Oh my goodness, I could stroke this stretch velvet fabric ALL. DAY. LONG. I will admit, as a prairie gal, I feel overdressed in this dress but I still like it. Thank goodness, I can dress it down with that red plaid jacket, another fabric that I can easily stroke ALL. DAY. LONG.
I finally decided on a TNT pattern, OOP Vogue 8939. This is the third version that I have made. I still haven't found the collar pattern piece and re-used the collar from Burda pattern that I used on the last version. This time I added more width to the pattern piece and it is loose with some drape, so it doesn't look like the turtleneck from the other two versions.
This pattern is an quick and easy make. The only changes I made (besides the collar) include shortening the length on the sleeves and adding seven inches to the length. I hemmed the dress with an inch and a half hem.
This fabric found its way into my stash when it went on sale while Fanny Fabrics was closing down in the city. I picked up this fabric for a song which probably explains why there is so much of it in my stash.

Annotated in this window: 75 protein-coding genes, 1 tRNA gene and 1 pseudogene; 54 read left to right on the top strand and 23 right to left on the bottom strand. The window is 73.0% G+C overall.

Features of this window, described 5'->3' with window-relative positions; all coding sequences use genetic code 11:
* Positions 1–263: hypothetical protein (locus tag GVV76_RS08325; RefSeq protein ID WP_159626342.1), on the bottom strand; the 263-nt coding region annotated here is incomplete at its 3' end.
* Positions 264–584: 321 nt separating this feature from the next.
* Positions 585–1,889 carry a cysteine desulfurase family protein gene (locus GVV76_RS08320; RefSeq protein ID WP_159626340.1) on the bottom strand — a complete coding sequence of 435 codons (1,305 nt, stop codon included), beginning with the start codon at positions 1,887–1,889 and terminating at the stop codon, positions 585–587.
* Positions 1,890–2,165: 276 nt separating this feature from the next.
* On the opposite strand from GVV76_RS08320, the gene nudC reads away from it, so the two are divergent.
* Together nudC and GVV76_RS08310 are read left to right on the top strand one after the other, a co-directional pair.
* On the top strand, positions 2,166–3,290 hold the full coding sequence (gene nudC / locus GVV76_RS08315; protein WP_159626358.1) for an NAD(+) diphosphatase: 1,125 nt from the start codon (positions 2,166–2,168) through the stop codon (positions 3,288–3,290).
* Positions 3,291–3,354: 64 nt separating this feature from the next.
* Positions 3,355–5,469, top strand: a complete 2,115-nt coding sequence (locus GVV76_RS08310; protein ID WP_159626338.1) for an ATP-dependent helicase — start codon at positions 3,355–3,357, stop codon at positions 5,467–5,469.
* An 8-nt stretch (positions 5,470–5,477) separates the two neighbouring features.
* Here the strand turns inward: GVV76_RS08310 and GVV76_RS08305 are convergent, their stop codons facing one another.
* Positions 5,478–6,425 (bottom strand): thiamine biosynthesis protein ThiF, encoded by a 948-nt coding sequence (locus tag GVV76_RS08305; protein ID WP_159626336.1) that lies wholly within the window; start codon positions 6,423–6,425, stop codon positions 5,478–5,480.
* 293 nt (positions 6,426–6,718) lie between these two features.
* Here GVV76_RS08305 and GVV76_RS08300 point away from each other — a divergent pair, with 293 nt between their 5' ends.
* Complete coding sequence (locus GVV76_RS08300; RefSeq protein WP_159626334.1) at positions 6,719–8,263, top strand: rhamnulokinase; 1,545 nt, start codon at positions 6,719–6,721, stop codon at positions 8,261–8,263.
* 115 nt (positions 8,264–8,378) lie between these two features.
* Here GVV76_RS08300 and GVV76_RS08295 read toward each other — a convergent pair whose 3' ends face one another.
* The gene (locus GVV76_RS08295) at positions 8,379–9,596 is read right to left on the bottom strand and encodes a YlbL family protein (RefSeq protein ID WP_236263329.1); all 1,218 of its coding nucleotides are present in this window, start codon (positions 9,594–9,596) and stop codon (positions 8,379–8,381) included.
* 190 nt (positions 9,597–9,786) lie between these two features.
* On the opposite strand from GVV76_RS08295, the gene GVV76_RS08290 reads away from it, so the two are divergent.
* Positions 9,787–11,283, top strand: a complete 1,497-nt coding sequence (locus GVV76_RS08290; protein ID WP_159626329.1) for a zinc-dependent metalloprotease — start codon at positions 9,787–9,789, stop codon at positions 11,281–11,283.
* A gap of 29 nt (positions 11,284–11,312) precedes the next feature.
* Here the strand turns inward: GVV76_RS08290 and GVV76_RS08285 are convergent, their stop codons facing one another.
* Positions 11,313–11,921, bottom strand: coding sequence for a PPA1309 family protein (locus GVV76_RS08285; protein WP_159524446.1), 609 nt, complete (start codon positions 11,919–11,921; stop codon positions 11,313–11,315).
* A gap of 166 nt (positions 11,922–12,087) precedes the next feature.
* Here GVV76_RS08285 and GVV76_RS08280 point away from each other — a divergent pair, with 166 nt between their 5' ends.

Stretch velvet requires special care when sewing but with the right tools I found it is easy to handle.
- I used a ball point sewing machine needle.
- I choose a lightening bolt stitch (knit stitch) on my sewing machine. If you don't have one on your machine you can sew with a small zig-zag stitch.
- I used a polyester thread.
- And the most important trick to sewing this fabric is to have a walking foot. It has a set of upper feed dogs the help feed the fabric through the presser foot without any sliding. It worked like a dream even when I was stitching three layers of fabric stitching the collar in place.
I should mention that I had to pay special attention when cutting out this pattern. Since the fabric has a nap, I had to take care with the placement of the pattern pieces. Nap refers to a fabric that has a pile, such as velvet, and causes the fabric to appear as if it were different shades from different angles. You can even feel the nap if you run your hand across the fabric from different angles.
This fabric had been previously pre-treated with a tumble in the washing machine and dryer on the delicate setting. I did not need to steam the fabric prior of during the sewing process. The finished seams laid flat without any issues.
Fabric: 2 metres
Twill Tape: 0.3 metres
Needle: 1 ball point needle
Pattern: OOP Vogue 8939
Thread: Used the premier thread on the serger.
Additional Tools: Sewing machine, serger, scissors, pins, hand sewing needle, and walking foot.